About Lori Marx-Rubiner

Lori Marx-RubinerI am 46 years old and originally from Chicago. I’ve lived in LA since 1988. My husband John (married nearly 25 years) is, in a word, amazing. He’s who has lifted me up, dragged and supported me not only through every minute of my cancer journey but also through all of the advocacy efforts; he’s a very good sharer! Our son Zach is 14 and is as passionate as I am about changing the face of breast cancer so that other children don’t ever have to live with a sick mom. They are my greatest blessings.

I was initially diagnosed with Stage II breast cancer in 2002. After chemo, bilateral mastectomy and five years of tamoxifen, I was “no evidence of disease” for about two years when my CA 15.3 marker started rising. We watched it go up over about 18 months before a scan indicated that I might have bone mets. A biopsy confirmed that in August 2011, and I’ve been back in treatment since then.

My introduction to Breast Cancer Action came by way of a donation made in my honor at the end of my treatment back in 2002. I didn’t think much of it, to be honest. That was until I saw what other organizations are like, how they capitalize on breast cancer sympathy, perpetuate the status quo, and do very little to focus on a cure. Many breast cancer charities, of course, focus their attention on supporting people going through treatment, and that’s really important work! But many others claim a “cure agenda,” yet fail to enact policies and fund projects that can make that happen.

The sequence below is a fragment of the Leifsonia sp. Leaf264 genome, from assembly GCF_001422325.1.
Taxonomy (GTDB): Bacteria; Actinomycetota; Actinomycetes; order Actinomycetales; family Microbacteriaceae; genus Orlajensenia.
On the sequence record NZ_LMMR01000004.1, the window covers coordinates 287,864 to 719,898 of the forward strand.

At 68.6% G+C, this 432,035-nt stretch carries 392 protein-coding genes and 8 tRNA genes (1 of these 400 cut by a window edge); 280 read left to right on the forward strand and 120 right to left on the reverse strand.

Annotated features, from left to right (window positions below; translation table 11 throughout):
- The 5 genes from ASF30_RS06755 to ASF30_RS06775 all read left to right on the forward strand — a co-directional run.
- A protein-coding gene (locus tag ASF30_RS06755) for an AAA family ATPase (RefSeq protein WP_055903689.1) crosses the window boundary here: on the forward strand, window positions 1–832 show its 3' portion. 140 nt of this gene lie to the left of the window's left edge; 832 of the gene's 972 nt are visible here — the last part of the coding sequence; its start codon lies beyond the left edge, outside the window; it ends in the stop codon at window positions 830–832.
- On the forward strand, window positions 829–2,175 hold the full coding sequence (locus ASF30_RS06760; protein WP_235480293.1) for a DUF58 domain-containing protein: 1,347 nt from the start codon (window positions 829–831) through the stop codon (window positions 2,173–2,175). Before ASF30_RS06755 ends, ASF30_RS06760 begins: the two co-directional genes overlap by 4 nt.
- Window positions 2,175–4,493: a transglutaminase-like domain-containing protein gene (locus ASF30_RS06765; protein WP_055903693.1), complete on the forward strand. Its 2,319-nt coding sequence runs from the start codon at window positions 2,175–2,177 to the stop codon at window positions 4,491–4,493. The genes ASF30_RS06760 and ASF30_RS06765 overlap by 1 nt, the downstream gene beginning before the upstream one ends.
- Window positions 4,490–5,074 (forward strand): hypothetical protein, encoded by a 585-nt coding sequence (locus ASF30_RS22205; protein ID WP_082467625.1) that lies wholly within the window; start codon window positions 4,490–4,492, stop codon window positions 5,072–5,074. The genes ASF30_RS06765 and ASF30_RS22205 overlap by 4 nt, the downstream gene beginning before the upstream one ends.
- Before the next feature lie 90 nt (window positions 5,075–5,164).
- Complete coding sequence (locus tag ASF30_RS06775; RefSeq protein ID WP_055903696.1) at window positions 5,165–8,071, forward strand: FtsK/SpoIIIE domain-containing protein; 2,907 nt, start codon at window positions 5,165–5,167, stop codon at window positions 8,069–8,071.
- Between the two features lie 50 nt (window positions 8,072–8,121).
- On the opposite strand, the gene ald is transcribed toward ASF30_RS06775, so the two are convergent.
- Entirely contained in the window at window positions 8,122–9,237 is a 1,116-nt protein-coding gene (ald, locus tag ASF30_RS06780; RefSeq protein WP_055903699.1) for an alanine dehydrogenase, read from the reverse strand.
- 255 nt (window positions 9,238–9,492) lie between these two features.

I thought the Community Leaders for Change program would be an awesome opportunity to get the word out about how backwards and even counter-productive our “pink culture” has become. And since I like people, it was a great way for me to get out from behind my blog.

Cancer is defined by its propensity for change, and I fear that it will forever remain a step ahead of us. So while I’m not sure we’re going to cure it, I am nonetheless optimistic that we can do better. Much better. But we have to start caring more about our health and wellness than we do about our convenience. Perhaps my view is skewed by living within the cancer “bubble” but it seems to me we are seeing more and more cases, at younger ages, and more aggressive cancers. When our cancer rates in the “developed world” outpace those in other countries one has to wonder how much of this is about lifestyle. I’m not talking about blaming people for their life choices – there’s more than enough of that (just look at lung cancer!), but rather about our over-exposure to carcinogens. Here in California we have Prop 65, which requires businesses to warn consumers about known carcinogens in consumer goods, but these carcinogens are so pervasive that businesses such as stores and markets just slap a label on the building.

I want to shout from the hilltops! I’ll speak to anyone who will listen: we’ve got to change how we approach the breast cancer epidemic! We have to be wiser about how we treat the world around us because it’s all one system and it comes right back to how we treat ourselves. As someone with metastatic breast cancer, it’s too late for me. My cancer is considered incurable; it is my life’s companion now. But by using what time I have, while my health is still strong, I hope I can empower all of us to act before this epidemic gets even worse.